Spooky Encounters

Spooky Encounters (1980)
Tai Seng Video Marketing
Cast: Samo Hung, Chung Fat
Extras: Trailers, Production Notes

Chinese horror films are always an interesting blend that is very different from the American horror fare. Horrific and explicit, these films are typically also quite humorous and more importantly laden with terrific action sequences. ’Spooky Encounters’ is no difference in this aspect. It is an exciting fright film, directed and written by Samo Hung, in which he also plays the main part as Cheung, a simple-minded braggard, who takes a bet to spend one night in a haunted temple. He doesn’t know that he idea behind the bet is to kill him. His unfaithful wife’s lover hires an evil sorcerer to raise the dead and kill Cheung. But Cheung gets some unexpected help and manages to survive – only to take on another bet, to do it once again…

’Spooky Encounters’ is fun to watch and covers practically the entire palette of Chinese horror elements, including hopping vampires and flesh eating zombies, along with flying undead and plenty of black magic. Samo pulls the film off easily, using his trademark humor to take the horrific edge off the film – to very good effect. Apart from some frightening moments, the film is not too gruesome for the most part and makes for highly enjoyable watching.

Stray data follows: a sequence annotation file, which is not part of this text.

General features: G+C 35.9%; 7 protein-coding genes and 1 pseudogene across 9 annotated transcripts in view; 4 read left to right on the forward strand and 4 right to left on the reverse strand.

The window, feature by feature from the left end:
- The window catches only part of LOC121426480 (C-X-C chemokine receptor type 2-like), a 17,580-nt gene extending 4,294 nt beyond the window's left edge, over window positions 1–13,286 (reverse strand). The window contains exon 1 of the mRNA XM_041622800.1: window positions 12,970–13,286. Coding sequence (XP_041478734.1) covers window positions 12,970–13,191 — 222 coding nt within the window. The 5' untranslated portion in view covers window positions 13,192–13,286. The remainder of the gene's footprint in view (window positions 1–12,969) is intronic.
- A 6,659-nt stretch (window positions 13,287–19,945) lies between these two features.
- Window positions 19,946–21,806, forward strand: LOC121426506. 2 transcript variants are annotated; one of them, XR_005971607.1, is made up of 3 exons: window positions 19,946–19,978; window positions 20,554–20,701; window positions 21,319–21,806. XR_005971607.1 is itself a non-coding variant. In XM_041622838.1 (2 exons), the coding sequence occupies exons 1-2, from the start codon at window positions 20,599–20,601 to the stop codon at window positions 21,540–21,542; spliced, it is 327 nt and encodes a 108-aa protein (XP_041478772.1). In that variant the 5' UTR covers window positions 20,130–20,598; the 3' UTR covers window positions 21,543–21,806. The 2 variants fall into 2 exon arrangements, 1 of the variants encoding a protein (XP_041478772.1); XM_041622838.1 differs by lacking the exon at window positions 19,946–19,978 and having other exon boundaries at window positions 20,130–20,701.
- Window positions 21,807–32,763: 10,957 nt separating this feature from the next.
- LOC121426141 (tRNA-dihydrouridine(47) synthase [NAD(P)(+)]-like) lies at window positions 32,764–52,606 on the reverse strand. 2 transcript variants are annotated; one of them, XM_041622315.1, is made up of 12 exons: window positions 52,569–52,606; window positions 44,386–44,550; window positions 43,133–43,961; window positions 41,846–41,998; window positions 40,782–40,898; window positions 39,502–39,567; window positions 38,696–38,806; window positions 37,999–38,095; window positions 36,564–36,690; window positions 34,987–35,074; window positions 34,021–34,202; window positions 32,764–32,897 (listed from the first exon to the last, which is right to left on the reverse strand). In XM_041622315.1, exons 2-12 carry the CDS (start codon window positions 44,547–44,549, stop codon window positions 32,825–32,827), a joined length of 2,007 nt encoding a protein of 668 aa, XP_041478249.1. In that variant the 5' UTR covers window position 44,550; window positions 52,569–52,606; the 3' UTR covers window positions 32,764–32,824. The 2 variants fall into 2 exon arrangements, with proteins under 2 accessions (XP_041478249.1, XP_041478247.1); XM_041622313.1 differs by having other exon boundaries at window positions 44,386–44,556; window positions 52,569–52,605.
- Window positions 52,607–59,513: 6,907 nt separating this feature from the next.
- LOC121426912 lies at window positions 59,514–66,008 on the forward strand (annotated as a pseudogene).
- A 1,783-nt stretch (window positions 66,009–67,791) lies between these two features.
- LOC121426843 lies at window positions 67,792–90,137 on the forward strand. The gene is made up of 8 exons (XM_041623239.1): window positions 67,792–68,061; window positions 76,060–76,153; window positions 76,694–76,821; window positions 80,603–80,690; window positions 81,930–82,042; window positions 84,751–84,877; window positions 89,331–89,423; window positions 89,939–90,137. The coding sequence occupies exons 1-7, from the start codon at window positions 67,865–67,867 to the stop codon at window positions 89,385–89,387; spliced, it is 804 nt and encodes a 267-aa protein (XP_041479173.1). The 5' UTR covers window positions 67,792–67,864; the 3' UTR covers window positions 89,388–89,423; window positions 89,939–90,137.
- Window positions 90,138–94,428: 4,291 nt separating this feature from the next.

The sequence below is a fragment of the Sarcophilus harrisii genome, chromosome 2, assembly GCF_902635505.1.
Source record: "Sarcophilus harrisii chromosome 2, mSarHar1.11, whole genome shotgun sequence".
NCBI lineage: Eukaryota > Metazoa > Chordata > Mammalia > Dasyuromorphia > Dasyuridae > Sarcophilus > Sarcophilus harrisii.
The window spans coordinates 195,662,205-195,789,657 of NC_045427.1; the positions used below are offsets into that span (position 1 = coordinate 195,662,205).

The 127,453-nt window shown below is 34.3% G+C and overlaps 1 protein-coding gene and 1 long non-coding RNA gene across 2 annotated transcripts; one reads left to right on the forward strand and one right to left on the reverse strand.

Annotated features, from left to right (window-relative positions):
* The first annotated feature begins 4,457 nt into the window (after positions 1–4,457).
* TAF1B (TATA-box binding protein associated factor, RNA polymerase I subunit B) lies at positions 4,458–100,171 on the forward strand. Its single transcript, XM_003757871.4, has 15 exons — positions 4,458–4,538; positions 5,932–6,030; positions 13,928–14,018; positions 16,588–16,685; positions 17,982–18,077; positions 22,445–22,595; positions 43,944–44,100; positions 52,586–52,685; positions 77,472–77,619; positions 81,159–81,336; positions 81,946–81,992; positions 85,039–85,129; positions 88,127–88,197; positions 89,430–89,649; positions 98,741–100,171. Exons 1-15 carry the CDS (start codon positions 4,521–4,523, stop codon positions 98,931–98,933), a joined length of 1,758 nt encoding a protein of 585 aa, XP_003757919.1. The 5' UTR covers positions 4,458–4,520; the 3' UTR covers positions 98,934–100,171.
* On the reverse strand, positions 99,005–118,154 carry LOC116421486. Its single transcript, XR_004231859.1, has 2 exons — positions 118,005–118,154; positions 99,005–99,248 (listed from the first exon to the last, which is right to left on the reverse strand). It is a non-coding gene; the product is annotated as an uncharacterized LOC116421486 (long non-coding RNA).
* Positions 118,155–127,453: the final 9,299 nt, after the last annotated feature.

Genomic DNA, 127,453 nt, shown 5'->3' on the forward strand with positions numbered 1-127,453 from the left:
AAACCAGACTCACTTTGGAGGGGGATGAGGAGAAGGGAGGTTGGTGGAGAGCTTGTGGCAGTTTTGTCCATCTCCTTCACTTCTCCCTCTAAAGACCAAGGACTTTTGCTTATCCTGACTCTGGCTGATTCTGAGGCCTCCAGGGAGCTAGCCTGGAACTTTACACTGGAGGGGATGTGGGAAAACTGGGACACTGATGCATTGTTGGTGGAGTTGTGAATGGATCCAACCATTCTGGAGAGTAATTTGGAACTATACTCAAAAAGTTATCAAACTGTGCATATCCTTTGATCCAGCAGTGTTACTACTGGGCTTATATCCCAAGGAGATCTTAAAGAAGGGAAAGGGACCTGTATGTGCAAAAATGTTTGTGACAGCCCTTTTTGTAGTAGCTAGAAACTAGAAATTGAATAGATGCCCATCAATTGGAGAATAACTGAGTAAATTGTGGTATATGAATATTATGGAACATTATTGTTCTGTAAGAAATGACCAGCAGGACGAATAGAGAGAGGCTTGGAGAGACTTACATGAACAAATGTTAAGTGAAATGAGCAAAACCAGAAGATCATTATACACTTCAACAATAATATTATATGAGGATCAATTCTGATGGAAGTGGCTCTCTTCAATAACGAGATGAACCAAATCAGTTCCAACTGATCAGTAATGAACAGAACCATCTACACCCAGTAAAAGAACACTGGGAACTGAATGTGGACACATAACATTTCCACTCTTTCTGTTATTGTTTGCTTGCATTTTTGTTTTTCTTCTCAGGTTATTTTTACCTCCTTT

Of course, ’Spooky Encounters’ also contains plenty of martial arts. Seeing a hopping vampire perform these Kung Fu stances is not only unusual, but the actor performing them must have had amazing body control to create the robotic precision and explosive energy that we see on the screen. The final showdown is simply spectacular, and I promise you, then ending of the film will hit you with a stunning surprise.

’Spooky Encounters’ is coming to DVD from Media Asia and is available as an import through Tai Seng. The non-anamorphic widescreen transfer is generally good, although a number of speckles and scratches are evident in the print used. The film also shows quite a bit of grain, but neither is becoming overly distracting for the actual viewing experience. The presentation is good with good looking colors, although the colors are a bit inconsistent throughout the film. Once the film gets in to the realm of the ’ghostly’ supernatural, colors are bold and well saturated. Blacks are very deep and solid, giving the image a lot of depth, although in some instances the transfer appears overly dark. The compression is good, mostly without distracting artifacts, such as pixelation, although the fairly low bitrate used in the transfer loses some of the original image detail.
The DVD contains audio tracks in Mandarin and Cantonese, as well as a variety of subtitles, including English. The translation is good and mostly without notable errors.

’Spooky Encounters’ is a fun movie to watch and comes highly recommended for everyone who wants to familiarize himself with the Chinese horror genre. Using many of that genre’s elements, it gives viewers a general overview over Hong Kong horror, and serves as a great example for the exciting way the genre is treated in other parts of the world. Check it out!